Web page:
Mountain peaks challenge the endurance, courage and skill of climbers. A celebration at reaching the top of a mountain – or perhaps more appropriately when you get safely back down – is both understandable and well-earned. But the sense of anticipation and celebration when a sharemarket index is within sight of or hits a new peak is a little harder to fathom.

The Australian market as measured by the S&P/ASX 200 index has been flirting with the 6000 barrier in recent weeks prompting considerable media speculation about when it might crack through this numerical tollgate.

The attention on the 6000 mark is understandable on one level – when the market does finally push above it that will mean it has gone above the high water mark set in January 2008 just before the storms of the global financial crisis hit.

New sharemarket highs are curious beasts. They seem to stir the animal spirits and bring out the cheer squads in a similar vein to the way a rising Australian dollar becomes a source of national pride.

Yet a record high on the sharemarket index is unambiguous in the sense it means prices have risen. So investors looking to invest more into the market are paying a higher price today. When was the last time you went shopping and felt good about paying more for something that you knew was cheaper a week ago?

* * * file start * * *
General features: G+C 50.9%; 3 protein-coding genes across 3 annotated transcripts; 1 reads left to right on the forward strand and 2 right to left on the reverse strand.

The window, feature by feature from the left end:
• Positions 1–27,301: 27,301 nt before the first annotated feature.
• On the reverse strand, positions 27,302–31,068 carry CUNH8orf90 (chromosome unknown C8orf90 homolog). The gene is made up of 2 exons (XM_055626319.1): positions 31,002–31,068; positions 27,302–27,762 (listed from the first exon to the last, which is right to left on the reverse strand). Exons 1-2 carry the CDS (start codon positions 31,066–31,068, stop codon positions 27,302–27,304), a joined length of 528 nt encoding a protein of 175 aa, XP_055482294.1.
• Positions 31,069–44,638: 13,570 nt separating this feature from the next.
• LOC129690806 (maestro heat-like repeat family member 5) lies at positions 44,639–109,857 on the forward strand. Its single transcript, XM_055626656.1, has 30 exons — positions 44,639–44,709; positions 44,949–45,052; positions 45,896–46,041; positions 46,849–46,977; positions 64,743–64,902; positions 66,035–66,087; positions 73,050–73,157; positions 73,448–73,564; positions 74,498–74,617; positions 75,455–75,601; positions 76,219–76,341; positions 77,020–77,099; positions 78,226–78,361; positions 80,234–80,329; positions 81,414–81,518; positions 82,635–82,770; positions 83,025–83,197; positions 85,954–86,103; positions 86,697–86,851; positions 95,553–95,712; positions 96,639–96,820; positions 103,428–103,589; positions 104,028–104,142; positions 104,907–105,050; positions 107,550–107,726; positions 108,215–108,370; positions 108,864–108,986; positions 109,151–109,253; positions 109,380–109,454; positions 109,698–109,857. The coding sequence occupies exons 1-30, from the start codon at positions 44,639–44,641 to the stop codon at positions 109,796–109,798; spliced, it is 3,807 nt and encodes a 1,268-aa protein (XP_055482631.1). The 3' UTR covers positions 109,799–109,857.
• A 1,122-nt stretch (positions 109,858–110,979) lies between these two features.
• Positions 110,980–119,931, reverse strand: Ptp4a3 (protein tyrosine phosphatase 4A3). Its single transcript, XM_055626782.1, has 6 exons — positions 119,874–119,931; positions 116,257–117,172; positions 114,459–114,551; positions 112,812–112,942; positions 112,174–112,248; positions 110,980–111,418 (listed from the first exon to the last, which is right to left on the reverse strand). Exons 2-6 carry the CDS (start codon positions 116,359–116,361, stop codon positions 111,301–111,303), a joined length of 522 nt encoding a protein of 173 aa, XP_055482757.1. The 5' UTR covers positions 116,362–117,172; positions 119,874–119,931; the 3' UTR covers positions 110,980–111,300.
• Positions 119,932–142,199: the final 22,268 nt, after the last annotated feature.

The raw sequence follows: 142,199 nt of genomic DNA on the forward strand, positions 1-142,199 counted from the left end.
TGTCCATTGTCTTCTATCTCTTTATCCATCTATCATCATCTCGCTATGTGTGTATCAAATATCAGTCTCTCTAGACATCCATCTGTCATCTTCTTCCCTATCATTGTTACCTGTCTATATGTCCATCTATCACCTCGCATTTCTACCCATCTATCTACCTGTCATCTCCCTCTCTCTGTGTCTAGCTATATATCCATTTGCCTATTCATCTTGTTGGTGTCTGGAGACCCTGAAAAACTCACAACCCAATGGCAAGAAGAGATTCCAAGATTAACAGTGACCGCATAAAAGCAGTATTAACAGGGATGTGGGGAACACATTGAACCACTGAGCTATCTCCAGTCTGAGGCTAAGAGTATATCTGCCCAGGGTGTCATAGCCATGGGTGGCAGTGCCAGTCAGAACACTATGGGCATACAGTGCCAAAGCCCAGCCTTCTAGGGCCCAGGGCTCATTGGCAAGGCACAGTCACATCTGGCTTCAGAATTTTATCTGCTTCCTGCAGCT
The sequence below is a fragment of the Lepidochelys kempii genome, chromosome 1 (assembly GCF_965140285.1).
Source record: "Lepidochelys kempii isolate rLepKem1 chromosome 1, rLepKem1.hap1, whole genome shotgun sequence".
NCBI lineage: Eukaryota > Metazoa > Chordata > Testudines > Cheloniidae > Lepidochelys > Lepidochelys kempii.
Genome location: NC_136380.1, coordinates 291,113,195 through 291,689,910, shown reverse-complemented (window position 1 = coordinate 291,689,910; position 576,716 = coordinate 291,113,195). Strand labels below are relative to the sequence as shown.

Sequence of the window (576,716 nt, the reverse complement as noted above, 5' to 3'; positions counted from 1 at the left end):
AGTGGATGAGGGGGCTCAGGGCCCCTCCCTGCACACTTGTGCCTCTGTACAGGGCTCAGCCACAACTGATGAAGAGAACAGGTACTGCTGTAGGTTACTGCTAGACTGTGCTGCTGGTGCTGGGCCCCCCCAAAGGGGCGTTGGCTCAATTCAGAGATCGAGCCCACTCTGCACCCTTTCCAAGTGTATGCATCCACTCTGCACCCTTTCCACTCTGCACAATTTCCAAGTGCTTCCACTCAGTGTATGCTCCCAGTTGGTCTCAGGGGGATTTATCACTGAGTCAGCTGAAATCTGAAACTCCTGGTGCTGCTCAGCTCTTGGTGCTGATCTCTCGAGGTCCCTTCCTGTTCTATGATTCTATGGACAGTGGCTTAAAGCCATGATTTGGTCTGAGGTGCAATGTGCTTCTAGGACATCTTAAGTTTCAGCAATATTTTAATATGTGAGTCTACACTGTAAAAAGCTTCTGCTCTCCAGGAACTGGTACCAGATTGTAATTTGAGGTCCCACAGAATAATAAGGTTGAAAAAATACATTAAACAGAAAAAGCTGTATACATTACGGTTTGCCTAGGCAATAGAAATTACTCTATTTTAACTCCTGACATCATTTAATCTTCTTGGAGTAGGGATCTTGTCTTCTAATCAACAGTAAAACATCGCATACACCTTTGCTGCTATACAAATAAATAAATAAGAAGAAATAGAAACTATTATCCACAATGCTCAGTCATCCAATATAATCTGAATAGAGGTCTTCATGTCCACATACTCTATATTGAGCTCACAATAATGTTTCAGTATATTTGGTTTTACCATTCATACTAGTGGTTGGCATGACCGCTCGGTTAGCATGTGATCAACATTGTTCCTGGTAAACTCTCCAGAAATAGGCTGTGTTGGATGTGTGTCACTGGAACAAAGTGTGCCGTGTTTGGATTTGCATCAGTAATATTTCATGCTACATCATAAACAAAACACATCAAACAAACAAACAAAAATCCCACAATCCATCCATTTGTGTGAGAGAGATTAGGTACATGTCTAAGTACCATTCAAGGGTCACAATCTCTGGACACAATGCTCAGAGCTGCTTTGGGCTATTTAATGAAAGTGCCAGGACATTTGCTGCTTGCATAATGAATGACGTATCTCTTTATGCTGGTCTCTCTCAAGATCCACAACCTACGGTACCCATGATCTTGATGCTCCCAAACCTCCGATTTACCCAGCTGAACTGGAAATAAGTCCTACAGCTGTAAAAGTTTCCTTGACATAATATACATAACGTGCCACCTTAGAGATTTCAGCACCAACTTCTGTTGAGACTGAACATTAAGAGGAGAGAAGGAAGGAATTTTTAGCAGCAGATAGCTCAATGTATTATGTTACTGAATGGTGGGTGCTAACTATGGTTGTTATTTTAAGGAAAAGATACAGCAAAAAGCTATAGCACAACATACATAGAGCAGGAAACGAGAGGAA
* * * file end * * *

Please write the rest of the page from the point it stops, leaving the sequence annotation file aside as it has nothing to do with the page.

So does it not seem curious that rising prices can actually make us feel positive about investing more into the sharemarket?

This should not be misconstrued as suggesting another GFC is imminent or prices are forecast to drop any time soon. Prices may well continue to rise for a considerable period of time although we know that the sharemarket is volatile and moves in cycles and we should expect negative years 1 in every 5.

Rather what it points to is the need for a disciplined, well-diversified approach to your entire portfolio – not just to your share portfolio.

Where record highs for market indexes may have a useful purpose is prompting a portfolio review and considering rebalancing the asset allocation to get back in step with your risk profile.

Rebalancing is a rational approach that is confronted by a significant emotional challenge. After a strongly rising sharemarket, rebalancing may mean selling down a portion of the well-performing share portfolio and buying into whatever the underperforming asset class is at the time.

Selling winners and (seemingly) buying losers can be a climb too far for many investors.